With autumn comes our autumnal chores. We pick the last of our summer veg, and are already nostalgic at the upcoming loss of that fresh tomato on our morning toast. We start winterising the house, making sure the summer furniture is put away, the water proofing is done, potential leaky points scrutinised. We start thinking about cutting firewood, even!

Loading the truck

We’ll be collecting firewood soon!

We will soon be ‘cleaning the feet’ of the olive trees, in preparation for the olive harvest. This is a two-day job for us, cutting away the suckers at the base of the tree so that the nets can be laid. (My wrists and hands have been ravaged by the effects of letrozole (aka Femara), but I’m hoping I’m up to wielding a hatchet)

Then comes the olive harvest! We have been inspecting trees this week, to see what the harvest will be like, given a bit of luck and no wind storms!

Ah, autumn, such a bittersweet time…


Unexpectedly grateful

As we have been doing all summer, this morning we got up early to go down the garden. I hasten to point out that this is not the norm for me, to do anything bc (before coffee).

watermelonThis routine has been a necessary part of our summer. All through July, we had such an incredible heat wave, that we couldn’t contemplate doing the work in the early evening, as is our norm. It didn’t cool off until around 10pm, and somehow gardening just as you’re ready to sit down and relax really did not compute.

So down the garden we would go, first thing – getting back to the house around 10am for breakfast. The dogs also like this routine, as it is still cool enough for them to run around and have fun. And steal tomatoes.

So, why am I unexpectedly grateful, you ask? It’s the garden itself. Full of healthy, deep green plants, producing an abundance of tomatoes, cucumbers, corn, 2 kinds of peppers, hot peppers, 2 kinds of melon, and 3 types of squash. The bounty will keep us going all winter long.tomatoes 2015

In fact, we think this is one of our best gardens in years. I consider our garden a minor miracle this year – it was planted when I was in the middle of chemo, dizzy and stumbling around with numb feet. But plant we did, and I’m so grateful that it has worked out so well – by dint of our hard work and a little luck!


The land of giant vegetables

We are in the middle of our summer garden season! I love it, as all our hard work is finally being rewarded. It is truly a lot of work – once a week treating with neem (a natural oil to keep the dreaded ‘hongo’ and pests at bay), feeding, weeding and watering. Then another day watering. All told, this must take us 8 hours of work per week, if we’re lucky!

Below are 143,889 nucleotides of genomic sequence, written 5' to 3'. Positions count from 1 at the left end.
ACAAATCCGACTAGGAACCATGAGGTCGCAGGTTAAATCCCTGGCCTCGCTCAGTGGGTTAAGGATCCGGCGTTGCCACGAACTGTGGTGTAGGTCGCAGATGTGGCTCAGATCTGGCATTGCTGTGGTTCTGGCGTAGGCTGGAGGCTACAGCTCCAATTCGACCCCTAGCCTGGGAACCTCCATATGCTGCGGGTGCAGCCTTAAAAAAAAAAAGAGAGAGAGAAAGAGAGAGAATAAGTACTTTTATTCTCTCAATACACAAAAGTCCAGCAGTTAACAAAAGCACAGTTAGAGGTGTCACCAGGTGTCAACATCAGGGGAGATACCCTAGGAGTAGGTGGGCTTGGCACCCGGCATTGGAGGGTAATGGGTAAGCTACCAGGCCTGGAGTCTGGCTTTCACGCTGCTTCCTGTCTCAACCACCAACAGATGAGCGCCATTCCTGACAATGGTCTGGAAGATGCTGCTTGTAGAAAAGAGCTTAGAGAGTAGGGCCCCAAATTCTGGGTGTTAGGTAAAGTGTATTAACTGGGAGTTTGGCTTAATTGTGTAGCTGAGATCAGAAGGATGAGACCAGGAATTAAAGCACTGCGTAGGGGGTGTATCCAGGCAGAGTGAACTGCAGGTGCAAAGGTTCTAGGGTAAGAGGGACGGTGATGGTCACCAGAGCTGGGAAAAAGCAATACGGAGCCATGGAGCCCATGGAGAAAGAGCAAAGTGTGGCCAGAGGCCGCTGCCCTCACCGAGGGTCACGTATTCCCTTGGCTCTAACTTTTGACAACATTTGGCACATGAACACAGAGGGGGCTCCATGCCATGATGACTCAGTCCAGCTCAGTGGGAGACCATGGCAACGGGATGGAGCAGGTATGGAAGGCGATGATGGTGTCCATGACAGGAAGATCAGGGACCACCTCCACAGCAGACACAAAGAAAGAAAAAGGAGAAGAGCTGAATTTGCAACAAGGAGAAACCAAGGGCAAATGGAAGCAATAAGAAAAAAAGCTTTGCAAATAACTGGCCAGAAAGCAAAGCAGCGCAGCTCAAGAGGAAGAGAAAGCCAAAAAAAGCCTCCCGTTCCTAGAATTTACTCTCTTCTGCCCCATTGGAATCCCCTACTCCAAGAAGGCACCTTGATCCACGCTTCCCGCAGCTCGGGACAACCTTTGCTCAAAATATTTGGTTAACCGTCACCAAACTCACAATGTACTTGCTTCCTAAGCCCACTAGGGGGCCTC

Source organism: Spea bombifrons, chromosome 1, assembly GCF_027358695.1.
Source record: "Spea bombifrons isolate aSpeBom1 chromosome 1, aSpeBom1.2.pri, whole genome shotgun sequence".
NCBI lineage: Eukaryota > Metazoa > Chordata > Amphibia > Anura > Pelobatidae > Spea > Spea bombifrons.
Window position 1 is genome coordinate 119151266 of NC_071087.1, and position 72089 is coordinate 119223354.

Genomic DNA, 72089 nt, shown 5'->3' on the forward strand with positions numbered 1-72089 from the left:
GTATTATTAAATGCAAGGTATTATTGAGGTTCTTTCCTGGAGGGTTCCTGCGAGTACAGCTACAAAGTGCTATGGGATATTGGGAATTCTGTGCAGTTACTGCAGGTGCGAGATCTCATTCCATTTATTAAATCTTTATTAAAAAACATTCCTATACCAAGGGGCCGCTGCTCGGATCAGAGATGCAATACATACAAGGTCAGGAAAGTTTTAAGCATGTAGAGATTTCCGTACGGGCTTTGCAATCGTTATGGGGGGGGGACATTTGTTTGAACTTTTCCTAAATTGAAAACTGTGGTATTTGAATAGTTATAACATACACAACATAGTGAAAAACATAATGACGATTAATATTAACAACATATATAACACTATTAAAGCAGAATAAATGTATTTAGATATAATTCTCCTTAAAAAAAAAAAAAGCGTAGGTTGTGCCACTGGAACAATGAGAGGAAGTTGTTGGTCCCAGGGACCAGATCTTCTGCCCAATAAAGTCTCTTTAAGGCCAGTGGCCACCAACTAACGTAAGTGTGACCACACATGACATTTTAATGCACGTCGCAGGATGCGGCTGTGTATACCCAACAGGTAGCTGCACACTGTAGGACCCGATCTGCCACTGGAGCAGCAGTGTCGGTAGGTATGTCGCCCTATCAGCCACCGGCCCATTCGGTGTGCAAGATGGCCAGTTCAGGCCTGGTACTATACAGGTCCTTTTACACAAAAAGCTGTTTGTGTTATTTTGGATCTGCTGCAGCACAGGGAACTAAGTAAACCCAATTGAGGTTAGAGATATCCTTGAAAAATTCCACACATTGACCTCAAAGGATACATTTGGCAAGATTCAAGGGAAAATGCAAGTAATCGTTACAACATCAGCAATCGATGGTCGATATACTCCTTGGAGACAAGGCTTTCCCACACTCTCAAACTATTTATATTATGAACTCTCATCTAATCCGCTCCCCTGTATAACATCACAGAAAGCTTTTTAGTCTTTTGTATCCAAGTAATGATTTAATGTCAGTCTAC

This summer has been so hot that we get up early and go down to garden before breakfast. (yes, you heard it here first, I voluntarily garden before coffee!!!) We used to do this in the evening, but with this heat, we found we couldn’t work until about 9 at night, and who wants to do that!? Also, going down early (before 8am) means that the garden is cool enough for us to work comfortably, and for the dogs to have a nice run around.

Anyway, back to the vegetables and fruit! We are eating loads of cucumbers, peppers and aubergines (aka eggplant) every day. Our tomato glut is nearly here, too, so it will be tomatoes morning, noon and night! We had our first watermelon yesterday, and it was truly delicious!

2015 watermelon at Casa Tyr

2015 watermelon at Casa Tyr

In Yunquera, the larger the vegetable, the more prestige it has. I’m not sure why this is, but it means that if you are ever given vegetables, they are huge! Our friends in the village don’t have a garden, so they are inundated with giant aubergines and humungous courgettes. All well and good, but in my opinion, these giant vegetables often have a lot less flavour. My friend always loves to be given vegetables, of course, but with only the 2 of them, it takes days to eat just one giant courgette – so how can she cope with a bag full of the beasts?

We buck the trend here at Casa Tyr. We pick our cucumbers and aubergines when they are small and sweet. They are small enough for the two of us to eat in a reasonable amount of time, too! We also pick and eat our small, new potatoes – true heresy here, where the small potatoes are only judged suitable for mule food!

1 Comment

Weeds – survival of the fittest

Weeds are the bane of our lives, all year, but especially during our summer gardening time.

We have a routine. Every week, we go down to the garden to weed, feed, neem, water, and harvest. (Neem is a natural product that we use for pest control – it works miracles!) This process takes the two of us about 2 hours, but if you don’t stay on top of it, it only gets worse!

Lujos flower / borage plant

Borage – it’s gorgeous, but if it’s in the veg garden, it’s still a weed! (photo by Kenton @ imagenary.co.uk)

So in the middle of weeding, I always wonder

Why do weeds grow so much better than plants you actually want?

But they do, don’t they?? You don’t need to feed them, or water them, but there they are, crowding your lovely tomatoes, winding around the little pepper plants, choking out the onions. It is a daunting task to get out of the Defender and see the rows upon rows of weeds that you just know will give you a backache to pull!

It reminds me of when I was a child, and my mother sent me out to weed the back garden. Me, being the clever little sod that I was, thought it would be faster just to cut them off – who would ever know?

Well, somehow, just somehow, my mother figured out what I had done (even though I was oh-so-clever), and sent me out to pull them out properly! Do you know how hard it is to pull out weeds that have been cut off? I certainly did learn my lesson, which was

If you are going to do a task, do it right the first time, and you won’t have to do it again.

Except when it comes to weeds, of course, which is never-ending task!